Severed Town Serpent Witches: Custom Figure
My most recent custom piece was an absolute joy to create and both myself and the new owner thought she turned out pretty cool.
He gave me a fantastic back story to pull inspiration from, which always makes the task of bringing someone's vision to life much easier.
The story serves as the theme for his home haunt. Here is his tale (posted with permission):
"In the late 1800s, the town of Severed was in financial peril. The once booming mining town was suffering because of one man, Jonathan Miltz, the owner of the mine.
Miltz was a gambler and had lost most of his fortune, forcing him to put his floundering mine up for sale. A day after it was put on the market, twin sisters rode into town, bringing their traveling snake show with them. Apparently the show was very lucrative as they immediately bought the troubled mine, as well as the town theatre so they could set up their show in a permanent location.
The Manjula Sisters reopened the mine and began hiring all the men back who had lost their jobs. Everyone in the town was happy again.
But it was short lived.
Workers at the mine began disappearing and the sisters claimed they knew nothing of their whereabouts. The town's newspaper reporter, Jacob Wheeler, started to dig into the twin's past and what he found was shocking. It turned out the sisters had fled Salem during the witch trials and had come to Canada after being wanted for practicing witchcraft. This was all the townspeople of Severed needed to hear to start their own witch hunt.
The sisters were dragged from the mine where they were hiding and taken to the town square to be burned alive. As the flames rose around them, one of the sisters stood on the other's shoulders, and with her dying breath placed a curse on the town, turning all the women into Serpent Witches. These newly born witches of Severed hunted down the town's men. Once they had disposed of every last man, the curse was lifted.
Or was it?"
My job was to create a figure of one of the women from Severed after she had been afflicted with the curse and transformed into a Serpent Witch. With such a rich back story, I wanted to make sure I gave a nod to elements in the original tale and imagine the history of the woman I was to create. Here is my tale and some additional pictures.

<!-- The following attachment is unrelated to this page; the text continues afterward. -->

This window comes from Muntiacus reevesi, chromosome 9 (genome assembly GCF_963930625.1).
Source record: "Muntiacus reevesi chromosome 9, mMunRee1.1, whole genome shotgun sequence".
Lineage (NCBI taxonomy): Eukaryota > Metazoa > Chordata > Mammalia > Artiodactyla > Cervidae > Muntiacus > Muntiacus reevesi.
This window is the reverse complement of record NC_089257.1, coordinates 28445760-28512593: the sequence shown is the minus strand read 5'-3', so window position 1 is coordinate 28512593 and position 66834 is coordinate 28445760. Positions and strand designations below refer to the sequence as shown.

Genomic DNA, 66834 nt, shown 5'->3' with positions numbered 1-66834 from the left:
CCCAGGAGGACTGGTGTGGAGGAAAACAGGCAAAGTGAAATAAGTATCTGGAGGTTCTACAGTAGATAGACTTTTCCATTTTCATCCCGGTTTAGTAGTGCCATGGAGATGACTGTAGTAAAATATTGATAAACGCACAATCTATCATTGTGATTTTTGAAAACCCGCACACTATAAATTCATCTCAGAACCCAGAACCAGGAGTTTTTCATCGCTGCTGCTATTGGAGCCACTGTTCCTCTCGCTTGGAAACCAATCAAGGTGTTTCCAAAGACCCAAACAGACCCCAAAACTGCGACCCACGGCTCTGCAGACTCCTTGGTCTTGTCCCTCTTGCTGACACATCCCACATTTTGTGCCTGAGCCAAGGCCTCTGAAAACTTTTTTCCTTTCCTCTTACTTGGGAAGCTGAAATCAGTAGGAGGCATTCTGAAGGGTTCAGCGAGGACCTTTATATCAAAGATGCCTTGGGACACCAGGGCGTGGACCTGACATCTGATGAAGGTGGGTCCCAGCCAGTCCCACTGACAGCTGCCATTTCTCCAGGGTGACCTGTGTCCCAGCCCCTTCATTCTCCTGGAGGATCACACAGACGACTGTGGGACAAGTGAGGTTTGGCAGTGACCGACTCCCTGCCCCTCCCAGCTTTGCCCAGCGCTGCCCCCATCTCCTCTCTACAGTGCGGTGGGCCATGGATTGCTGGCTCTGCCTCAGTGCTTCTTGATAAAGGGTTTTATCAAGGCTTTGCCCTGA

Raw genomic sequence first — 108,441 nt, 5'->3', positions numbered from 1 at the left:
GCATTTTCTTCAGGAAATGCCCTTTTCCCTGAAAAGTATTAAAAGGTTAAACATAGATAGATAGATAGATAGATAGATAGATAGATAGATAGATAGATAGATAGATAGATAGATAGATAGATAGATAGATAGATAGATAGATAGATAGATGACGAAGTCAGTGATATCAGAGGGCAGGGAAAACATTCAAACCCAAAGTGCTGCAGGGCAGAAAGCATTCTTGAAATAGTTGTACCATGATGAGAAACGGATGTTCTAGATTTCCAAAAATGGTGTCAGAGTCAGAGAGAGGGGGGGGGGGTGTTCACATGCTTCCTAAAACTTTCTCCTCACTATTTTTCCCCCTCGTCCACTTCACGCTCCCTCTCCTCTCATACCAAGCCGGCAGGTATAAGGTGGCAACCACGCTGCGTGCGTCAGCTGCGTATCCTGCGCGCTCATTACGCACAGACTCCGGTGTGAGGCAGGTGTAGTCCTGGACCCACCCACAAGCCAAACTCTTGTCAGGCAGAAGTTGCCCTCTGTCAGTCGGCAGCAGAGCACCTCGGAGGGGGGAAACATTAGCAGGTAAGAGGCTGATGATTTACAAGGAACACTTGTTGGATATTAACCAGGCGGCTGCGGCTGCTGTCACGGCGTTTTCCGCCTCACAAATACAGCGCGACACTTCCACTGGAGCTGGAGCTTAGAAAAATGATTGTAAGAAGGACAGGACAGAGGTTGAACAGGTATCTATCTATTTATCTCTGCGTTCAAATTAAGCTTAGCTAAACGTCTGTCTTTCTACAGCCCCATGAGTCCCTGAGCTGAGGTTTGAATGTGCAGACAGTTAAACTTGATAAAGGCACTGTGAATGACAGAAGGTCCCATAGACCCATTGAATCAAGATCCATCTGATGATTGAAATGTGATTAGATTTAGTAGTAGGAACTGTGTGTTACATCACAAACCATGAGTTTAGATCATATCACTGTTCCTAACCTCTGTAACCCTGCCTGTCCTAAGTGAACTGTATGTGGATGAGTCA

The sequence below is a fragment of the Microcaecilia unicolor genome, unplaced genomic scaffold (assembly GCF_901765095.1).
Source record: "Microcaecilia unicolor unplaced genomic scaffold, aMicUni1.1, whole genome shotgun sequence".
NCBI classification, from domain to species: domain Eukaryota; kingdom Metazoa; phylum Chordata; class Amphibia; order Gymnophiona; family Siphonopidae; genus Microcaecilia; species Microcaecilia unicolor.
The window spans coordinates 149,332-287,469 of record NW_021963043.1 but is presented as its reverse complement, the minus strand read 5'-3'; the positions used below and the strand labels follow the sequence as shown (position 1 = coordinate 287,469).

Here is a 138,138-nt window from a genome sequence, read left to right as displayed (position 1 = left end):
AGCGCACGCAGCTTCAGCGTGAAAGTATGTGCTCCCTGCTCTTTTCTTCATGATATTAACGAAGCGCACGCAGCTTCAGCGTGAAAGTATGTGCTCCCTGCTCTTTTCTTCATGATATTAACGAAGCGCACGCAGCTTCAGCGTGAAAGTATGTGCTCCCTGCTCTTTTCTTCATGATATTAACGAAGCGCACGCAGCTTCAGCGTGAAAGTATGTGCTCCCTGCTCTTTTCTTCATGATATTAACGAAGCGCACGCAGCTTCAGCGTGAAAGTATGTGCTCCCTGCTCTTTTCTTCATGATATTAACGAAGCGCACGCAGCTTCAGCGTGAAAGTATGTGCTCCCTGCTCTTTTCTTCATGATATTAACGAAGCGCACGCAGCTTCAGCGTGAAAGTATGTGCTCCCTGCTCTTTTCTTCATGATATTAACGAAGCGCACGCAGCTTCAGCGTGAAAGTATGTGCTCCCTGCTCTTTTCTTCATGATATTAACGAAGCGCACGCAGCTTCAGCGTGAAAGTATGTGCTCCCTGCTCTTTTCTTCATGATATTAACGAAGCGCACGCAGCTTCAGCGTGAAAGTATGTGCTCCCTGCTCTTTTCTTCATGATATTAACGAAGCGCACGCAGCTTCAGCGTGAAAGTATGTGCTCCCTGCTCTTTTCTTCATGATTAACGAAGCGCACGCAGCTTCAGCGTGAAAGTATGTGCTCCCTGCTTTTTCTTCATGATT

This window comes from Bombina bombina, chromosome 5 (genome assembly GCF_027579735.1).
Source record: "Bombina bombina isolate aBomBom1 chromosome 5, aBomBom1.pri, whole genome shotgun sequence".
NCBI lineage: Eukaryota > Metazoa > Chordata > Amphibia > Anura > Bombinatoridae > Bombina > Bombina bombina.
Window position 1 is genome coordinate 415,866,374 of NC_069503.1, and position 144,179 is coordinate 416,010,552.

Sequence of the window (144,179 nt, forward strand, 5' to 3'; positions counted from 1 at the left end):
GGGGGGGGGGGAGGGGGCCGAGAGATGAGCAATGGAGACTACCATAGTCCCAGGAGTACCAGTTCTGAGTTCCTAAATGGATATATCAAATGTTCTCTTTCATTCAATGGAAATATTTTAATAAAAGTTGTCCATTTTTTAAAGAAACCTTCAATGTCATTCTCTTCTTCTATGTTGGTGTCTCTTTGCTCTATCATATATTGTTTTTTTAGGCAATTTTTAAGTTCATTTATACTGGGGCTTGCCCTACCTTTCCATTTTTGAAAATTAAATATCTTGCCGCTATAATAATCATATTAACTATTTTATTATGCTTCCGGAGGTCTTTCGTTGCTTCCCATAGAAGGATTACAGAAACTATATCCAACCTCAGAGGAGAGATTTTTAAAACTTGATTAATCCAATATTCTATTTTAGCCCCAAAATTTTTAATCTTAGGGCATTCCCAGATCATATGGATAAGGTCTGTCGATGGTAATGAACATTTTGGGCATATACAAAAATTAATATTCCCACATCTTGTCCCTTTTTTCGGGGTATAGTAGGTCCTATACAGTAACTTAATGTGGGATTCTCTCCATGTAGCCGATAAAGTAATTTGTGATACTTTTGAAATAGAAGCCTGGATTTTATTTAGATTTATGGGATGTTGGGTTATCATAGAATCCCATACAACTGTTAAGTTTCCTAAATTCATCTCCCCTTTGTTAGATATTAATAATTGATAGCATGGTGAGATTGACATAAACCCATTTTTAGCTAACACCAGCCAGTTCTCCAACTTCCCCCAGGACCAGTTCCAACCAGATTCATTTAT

I saw a woman who lived simply, spending her days tending to the small farmhouse she and her husband of 32 years called home. They had settled into a comforting routine: he would leave for work at the mine while she managed the household and plucked fresh vegetables from their modest garden to prepare a meal in time for her husband's return at the end of the day. The two of them would sit together at the table, eating a humble but hearty dinner, sharing details of their day.
But on this night when he returned home, the house was dark. Not a single lantern lit. The hearth was cold, and the stock pot as clean and empty as it had been that morning. Strange, he thought. Perhaps she had been stricken with the illness that was circulating through the town.
He looked to the bedroom and sighed. Poor dear. It was inevitable, he supposed, as the sickness seemed to seek out the women of the town, and he knew many of them visited each other throughout the day to talk or help with a chore while the men were at work.
After creating a modest plate of bread and dried meats, and mindfully hanging his dusty work clothes by the front door (she always chided him for bringing home half the mine on his clothing and dispersing it across her recently scrubbed floor, though she was never cross and ever teasing), he crept quietly into the bedroom.
The room was dark, but in the moonlight he could see the outline of her body beneath the covers. Poor dear, he thought once more, and slipped silently into bed. His last thought as he drifted off was how her fever must be terrible, for he could feel the heat radiating from her body without touching her, and the scent of her sour sweat was strong. Tomorrow he would fetch the doctor.
Some may think it was unlucky that he was such a sound sleeper. I believe it was a blessing. He never had to witness the transformation of his beloved, and see how her peach skin had turned grey. He didn't have to witness the vacant stare as she stood over him as he slept. And he was completely unaware of the glinting blade in the moonlight.
Some say that despite the curse, there was still a trace of the woman inside the witch. She gathered the head of her husband upon which she had gazed so fondly, and the hand she had held so many nights in front of the fire, placing them in the sack she used for collecting vegetables. Stopping only to wrap her shawl around her shoulders, she stumbled out into the night, following the call of some primal force, holding the remains out in front of her as she lurched through the woods to an unknown destination, as if to present them...or perhaps ask unseen witnesses why.